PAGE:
Obama Cites Cocaine Law Disparity in Commuting Sentences
Each of the eight men and women has served more than 15 years in federal prison. Obama cited the differences in sentences between crack and powder cocaine offenses, a gap reduced under the Fair Sentencing Act that he signed in 2010.
“If they had been sentenced under the current law, many of them would have already served their time and paid their debt to society,” Obama said in a statement. “Instead, because of a disparity in the law that is now recognized as unjust, they remain in prison, separated from their families and their communities, at a cost of millions of taxpayer dollars each year.”
Obama also granted pardons to 13 people who already served terms for drug-related convictions.
Three of the offenders who received commutations were profiled in an American Civil Liberties Union report that highlighted people serving life without parole for nonviolent offenses.
“This is one important step toward undoing the damage that extreme sentencing has done to so many in our criminal justice system,” Vanita Gupta, ACLU deputy legal director, said in a statement about the president’s actions. “We hope the president will continue to exercise his clemency powers and lend his support to systemic reform that will make our criminal justice system smarter, fairer, and more humane.”
Obama issued only one commutation previously. The 13 pardons also break a pattern for the president, who before today had granted 39 pardons, according to Justice Department figures. That’s the fewest by a president in recent history, according to the ACLU. By comparison, former President George W. Bush had granted 62 pardons by the end of his fifth year in office.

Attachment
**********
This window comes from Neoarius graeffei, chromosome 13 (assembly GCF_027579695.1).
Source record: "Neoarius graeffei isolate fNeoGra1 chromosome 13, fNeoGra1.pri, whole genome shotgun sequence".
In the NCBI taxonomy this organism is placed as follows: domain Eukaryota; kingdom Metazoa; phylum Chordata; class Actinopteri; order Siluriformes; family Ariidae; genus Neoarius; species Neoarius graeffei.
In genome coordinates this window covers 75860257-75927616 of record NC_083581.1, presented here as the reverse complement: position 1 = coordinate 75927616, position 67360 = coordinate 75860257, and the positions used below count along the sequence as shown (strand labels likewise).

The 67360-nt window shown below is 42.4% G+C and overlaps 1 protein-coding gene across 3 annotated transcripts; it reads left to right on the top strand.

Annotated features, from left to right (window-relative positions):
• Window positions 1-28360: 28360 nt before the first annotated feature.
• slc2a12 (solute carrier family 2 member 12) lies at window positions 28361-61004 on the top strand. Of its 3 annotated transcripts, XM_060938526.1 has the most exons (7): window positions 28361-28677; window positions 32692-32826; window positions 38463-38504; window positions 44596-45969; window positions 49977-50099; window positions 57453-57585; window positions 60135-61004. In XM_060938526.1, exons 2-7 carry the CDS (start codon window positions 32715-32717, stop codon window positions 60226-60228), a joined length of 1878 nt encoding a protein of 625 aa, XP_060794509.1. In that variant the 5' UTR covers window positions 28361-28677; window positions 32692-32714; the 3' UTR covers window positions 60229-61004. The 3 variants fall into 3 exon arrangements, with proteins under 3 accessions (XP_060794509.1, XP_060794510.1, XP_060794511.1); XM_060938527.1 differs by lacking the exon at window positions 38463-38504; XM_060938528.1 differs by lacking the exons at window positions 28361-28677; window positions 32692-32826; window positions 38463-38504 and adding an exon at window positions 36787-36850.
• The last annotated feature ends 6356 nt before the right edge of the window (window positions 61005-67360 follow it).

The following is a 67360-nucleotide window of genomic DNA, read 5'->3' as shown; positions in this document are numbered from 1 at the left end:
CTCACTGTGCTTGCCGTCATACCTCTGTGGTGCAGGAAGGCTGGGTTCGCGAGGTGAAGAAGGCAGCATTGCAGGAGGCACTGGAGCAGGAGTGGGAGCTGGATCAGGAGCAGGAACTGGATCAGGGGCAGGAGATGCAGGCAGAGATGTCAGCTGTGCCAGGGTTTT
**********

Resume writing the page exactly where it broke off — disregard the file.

Obama in 2010 signed legislation narrowing the sentencing disparity between crack cocaine and powder cocaine. While blacks accounted for 30 percent of crack use, they made up 82 percent of the convictions, the Justice Department said.
A 1986 law had created sentencing rules where it took possession of 100 times more powder cocaine than crack cocaine to trigger a five-to-10 year mandatory minimum sentence, according to Senator Richard Durbin, Democrat of Illinois, chief sponsor of the bill. The 2010 legislation reduced the ratio to 18-to-1.
“When one looks at the racial implications of the crack-powder disparity, it has bred disrespect for our criminal justice system,” Attorney General Eric Holder told a Senate Judiciary Committee hearing in June 2009.
Holder later told the U.S. Sentencing Commission that the revised sentencing policies should be retroactive. The Obama administration is also pursuing less-harsh sentences for some non-violent drug offenders, a concept also supported by Senator Rand Paul, a Kentucky Republican, and other lawmakers.
To contact the editor responsible for this story: Steven Komarow at firstname.lastname@example.org